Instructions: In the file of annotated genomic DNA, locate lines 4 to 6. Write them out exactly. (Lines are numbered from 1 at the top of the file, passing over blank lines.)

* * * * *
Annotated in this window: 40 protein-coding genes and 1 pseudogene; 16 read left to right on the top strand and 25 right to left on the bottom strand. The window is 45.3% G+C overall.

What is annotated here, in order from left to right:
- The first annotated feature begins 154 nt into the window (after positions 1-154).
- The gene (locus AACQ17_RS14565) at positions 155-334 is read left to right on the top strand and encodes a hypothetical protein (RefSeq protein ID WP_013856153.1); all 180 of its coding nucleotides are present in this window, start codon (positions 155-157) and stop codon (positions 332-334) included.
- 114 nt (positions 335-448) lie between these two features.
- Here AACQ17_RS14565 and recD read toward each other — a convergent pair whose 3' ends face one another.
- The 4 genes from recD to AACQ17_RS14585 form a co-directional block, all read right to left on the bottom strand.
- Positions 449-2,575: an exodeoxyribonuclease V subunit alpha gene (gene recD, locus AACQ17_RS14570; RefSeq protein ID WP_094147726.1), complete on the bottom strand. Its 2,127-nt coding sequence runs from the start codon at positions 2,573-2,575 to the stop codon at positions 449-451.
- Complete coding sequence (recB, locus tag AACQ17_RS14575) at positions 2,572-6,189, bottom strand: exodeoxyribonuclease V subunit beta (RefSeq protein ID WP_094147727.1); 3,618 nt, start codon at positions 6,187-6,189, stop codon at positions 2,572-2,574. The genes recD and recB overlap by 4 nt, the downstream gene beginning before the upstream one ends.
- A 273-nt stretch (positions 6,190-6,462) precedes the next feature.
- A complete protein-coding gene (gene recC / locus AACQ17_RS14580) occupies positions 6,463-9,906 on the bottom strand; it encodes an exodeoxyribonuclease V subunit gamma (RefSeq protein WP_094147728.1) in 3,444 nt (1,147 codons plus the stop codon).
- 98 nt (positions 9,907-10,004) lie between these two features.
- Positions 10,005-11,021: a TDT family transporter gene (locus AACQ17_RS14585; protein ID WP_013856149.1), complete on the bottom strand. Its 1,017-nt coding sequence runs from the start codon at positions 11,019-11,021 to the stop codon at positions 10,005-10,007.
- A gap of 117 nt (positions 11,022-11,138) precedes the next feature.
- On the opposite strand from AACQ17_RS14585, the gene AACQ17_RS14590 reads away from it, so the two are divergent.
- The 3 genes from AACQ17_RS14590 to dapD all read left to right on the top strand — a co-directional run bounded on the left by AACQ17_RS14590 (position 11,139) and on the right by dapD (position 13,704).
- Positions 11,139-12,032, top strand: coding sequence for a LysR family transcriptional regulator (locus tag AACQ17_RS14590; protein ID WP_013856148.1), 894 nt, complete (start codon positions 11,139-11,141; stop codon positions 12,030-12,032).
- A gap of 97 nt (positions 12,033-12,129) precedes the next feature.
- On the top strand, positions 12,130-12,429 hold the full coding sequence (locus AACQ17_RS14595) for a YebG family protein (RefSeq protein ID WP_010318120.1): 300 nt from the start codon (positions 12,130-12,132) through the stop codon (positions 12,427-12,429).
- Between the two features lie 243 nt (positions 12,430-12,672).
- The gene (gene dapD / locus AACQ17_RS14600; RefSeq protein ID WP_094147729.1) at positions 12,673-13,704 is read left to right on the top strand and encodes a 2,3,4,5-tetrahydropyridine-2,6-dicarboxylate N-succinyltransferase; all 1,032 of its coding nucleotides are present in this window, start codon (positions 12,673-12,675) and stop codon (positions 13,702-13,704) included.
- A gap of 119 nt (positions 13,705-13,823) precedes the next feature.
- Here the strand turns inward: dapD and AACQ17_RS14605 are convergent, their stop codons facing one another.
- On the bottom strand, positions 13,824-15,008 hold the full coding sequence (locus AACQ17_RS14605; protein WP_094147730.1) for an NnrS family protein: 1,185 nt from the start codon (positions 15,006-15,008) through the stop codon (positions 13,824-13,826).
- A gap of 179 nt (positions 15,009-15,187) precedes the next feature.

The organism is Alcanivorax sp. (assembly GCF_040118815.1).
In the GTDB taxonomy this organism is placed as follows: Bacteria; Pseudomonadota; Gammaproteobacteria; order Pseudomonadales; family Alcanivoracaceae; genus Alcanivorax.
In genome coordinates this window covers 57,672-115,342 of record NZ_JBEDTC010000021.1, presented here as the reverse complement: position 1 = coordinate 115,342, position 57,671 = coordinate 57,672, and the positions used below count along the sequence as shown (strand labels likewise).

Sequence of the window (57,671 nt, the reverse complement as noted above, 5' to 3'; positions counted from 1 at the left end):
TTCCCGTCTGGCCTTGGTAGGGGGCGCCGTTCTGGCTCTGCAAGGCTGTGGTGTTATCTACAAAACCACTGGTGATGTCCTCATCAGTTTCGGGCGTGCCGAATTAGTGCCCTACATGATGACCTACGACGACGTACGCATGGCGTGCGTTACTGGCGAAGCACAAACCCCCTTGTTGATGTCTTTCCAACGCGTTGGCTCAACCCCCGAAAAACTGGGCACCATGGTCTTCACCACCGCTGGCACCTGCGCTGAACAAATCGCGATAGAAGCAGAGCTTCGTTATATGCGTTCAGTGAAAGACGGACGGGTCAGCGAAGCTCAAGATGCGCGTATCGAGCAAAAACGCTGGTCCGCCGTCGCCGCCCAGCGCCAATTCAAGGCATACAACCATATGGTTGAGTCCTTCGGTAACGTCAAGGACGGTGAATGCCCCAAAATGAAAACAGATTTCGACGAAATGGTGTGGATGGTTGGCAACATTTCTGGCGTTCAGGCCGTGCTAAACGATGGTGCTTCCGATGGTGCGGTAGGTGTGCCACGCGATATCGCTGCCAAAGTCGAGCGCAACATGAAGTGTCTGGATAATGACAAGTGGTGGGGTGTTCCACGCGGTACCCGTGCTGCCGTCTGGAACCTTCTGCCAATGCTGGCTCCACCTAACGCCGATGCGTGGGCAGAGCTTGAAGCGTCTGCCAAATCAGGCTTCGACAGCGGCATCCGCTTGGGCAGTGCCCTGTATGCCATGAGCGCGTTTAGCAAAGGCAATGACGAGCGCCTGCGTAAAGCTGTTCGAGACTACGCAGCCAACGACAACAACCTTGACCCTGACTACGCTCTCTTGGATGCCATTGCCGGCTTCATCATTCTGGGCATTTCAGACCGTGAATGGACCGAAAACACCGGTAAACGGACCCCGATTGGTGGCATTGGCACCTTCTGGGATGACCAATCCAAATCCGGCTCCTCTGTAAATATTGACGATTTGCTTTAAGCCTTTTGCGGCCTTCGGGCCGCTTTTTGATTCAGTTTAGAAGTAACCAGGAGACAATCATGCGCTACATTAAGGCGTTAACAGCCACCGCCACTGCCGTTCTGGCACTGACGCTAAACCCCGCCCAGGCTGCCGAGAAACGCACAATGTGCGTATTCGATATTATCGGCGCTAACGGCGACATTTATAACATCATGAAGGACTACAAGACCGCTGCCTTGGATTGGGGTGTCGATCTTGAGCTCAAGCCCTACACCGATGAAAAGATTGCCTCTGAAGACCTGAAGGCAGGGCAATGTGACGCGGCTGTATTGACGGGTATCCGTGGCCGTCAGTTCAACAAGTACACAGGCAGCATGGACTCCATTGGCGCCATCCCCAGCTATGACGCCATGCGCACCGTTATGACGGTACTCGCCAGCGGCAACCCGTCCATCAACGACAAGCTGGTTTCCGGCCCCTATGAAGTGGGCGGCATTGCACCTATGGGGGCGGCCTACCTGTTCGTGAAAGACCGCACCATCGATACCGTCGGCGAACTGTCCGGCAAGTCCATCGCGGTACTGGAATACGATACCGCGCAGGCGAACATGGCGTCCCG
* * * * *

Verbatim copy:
- The gene (locus AACQ17_RS14565) at positions 155-334 is read left to right on the top strand and encodes a hypothetical protein (RefSeq protein ID WP_013856153.1); all 180 of its coding nucleotides are present in this window, start codon (positions 155-157) and stop codon (positions 332-334) included.
- 114 nt (positions 335-448) lie between these two features.
- Here AACQ17_RS14565 and recD read toward each other — a convergent pair whose 3' ends face one another.